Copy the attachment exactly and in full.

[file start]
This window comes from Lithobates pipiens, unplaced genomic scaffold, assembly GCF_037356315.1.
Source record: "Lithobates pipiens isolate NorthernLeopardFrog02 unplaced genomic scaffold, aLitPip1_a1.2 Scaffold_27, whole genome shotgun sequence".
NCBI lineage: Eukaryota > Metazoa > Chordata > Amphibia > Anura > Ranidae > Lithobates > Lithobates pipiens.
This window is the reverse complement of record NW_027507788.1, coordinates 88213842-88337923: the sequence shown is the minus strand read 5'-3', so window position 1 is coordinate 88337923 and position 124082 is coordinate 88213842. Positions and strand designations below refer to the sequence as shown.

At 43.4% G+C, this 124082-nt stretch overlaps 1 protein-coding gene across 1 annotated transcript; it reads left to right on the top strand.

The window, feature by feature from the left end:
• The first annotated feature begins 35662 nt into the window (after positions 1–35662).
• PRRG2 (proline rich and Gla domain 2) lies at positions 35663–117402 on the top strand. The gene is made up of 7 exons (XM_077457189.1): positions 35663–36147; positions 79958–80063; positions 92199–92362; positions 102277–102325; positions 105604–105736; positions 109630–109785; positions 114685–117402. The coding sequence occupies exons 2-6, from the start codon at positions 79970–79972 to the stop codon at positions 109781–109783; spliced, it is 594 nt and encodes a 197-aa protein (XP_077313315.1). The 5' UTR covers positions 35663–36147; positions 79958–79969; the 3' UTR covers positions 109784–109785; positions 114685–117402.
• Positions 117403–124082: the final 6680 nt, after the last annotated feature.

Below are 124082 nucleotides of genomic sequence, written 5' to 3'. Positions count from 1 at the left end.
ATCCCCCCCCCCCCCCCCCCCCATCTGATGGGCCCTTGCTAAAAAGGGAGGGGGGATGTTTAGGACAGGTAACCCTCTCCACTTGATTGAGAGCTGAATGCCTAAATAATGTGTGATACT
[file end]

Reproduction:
This window comes from Lithobates pipiens, unplaced genomic scaffold, assembly GCF_037356315.1.
Source record: "Lithobates pipiens isolate NorthernLeopardFrog02 unplaced genomic scaffold, aLitPip1_a1.2 Scaffold_27, whole genome shotgun sequence".
NCBI lineage: Eukaryota > Metazoa > Chordata > Amphibia > Anura > Ranidae > Lithobates > Lithobates pipiens.
This window is the reverse complement of record NW_027507788.1, coordinates 88213842-88337923: the sequence shown is the minus strand read 5'-3', so window position 1 is coordinate 88337923 and position 124082 is coordinate 88213842. Positions and strand designations below refer to the sequence as shown.

At 43.4% G+C, this 124082-nt stretch overlaps 1 protein-coding gene across 1 annotated transcript; it reads left to right on the top strand.

The window, feature by feature from the left end:
• The first annotated feature begins 35662 nt into the window (after positions 1–35662).
• PRRG2 (proline rich and Gla domain 2) lies at positions 35663–117402 on the top strand. The gene is made up of 7 exons (XM_077457189.1): positions 35663–36147; positions 79958–80063; positions 92199–92362; positions 102277–102325; positions 105604–105736; positions 109630–109785; positions 114685–117402. The coding sequence occupies exons 2-6, from the start codon at positions 79970–79972 to the stop codon at positions 109781–109783; spliced, it is 594 nt and encodes a 197-aa protein (XP_077313315.1). The 5' UTR covers positions 35663–36147; positions 79958–79969; the 3' UTR covers positions 109784–109785; positions 114685–117402.
• Positions 117403–124082: the final 6680 nt, after the last annotated feature.

Below are 124082 nucleotides of genomic sequence, written 5' to 3'. Positions count from 1 at the left end.
ATCCCCCCCCCCCCCCCCCCCCATCTGATGGGCCCTTGCTAAAAAGGGAGGGGGGATGTTTAGGACAGGTAACCCTCTCCACTTGATTGAGAGCTGAATGCCTAAATAATGTGTGATACT